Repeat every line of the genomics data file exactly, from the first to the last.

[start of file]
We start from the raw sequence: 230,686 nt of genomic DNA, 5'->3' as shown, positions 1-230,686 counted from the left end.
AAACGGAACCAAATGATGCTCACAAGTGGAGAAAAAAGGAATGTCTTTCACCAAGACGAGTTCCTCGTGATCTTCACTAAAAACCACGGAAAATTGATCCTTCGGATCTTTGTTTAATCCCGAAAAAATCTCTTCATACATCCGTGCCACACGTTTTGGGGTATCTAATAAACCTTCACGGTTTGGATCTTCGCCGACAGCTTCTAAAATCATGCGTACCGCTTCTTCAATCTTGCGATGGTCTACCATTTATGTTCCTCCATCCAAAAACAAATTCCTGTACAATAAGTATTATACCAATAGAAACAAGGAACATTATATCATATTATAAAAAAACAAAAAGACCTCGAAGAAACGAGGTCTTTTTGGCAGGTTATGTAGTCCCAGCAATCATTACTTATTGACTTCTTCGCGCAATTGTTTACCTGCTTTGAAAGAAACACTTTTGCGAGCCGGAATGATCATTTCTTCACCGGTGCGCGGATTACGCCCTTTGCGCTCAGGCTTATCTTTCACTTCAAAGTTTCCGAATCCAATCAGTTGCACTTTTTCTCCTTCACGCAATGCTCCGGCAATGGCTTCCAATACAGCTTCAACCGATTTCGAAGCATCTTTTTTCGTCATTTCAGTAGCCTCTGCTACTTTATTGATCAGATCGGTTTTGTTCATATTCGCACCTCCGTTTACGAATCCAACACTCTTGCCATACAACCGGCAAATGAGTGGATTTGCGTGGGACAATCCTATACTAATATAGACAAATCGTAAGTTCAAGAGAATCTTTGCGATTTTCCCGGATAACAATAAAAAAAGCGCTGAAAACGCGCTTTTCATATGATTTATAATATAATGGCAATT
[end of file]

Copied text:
We start from the raw sequence: 230,686 nt of genomic DNA, 5'->3' as shown, positions 1-230,686 counted from the left end.
AAACGGAACCAAATGATGCTCACAAGTGGAGAAAAAAGGAATGTCTTTCACCAAGACGAGTTCCTCGTGATCTTCACTAAAAACCACGGAAAATTGATCCTTCGGATCTTTGTTTAATCCCGAAAAAATCTCTTCATACATCCGTGCCACACGTTTTGGGGTATCTAATAAACCTTCACGGTTTGGATCTTCGCCGACAGCTTCTAAAATCATGCGTACCGCTTCTTCAATCTTGCGATGGTCTACCATTTATGTTCCTCCATCCAAAAACAAATTCCTGTACAATAAGTATTATACCAATAGAAACAAGGAACATTATATCATATTATAAAAAAACAAAAAGACCTCGAAGAAACGAGGTCTTTTTGGCAGGTTATGTAGTCCCAGCAATCATTACTTATTGACTTCTTCGCGCAATTGTTTACCTGCTTTGAAAGAAACACTTTTGCGAGCCGGAATGATCATTTCTTCACCGGTGCGCGGATTACGCCCTTTGCGCTCAGGCTTATCTTTCACTTCAAAGTTTCCGAATCCAATCAGTTGCACTTTTTCTCCTTCACGCAATGCTCCGGCAATGGCTTCCAATACAGCTTCAACCGATTTCGAAGCATCTTTTTTCGTCATTTCAGTAGCCTCTGCTACTTTATTGATCAGATCGGTTTTGTTCATATTCGCACCTCCGTTTACGAATCCAACACTCTTGCCATACAACCGGCAAATGAGTGGATTTGCGTGGGACAATCCTATACTAATATAGACAAATCGTAAGTTCAAGAGAATCTTTGCGATTTTCCCGGATAACAATAAAAAAAGCGCTGAAAACGCGCTTTTCATATGATTTATAATATAATGGCAATT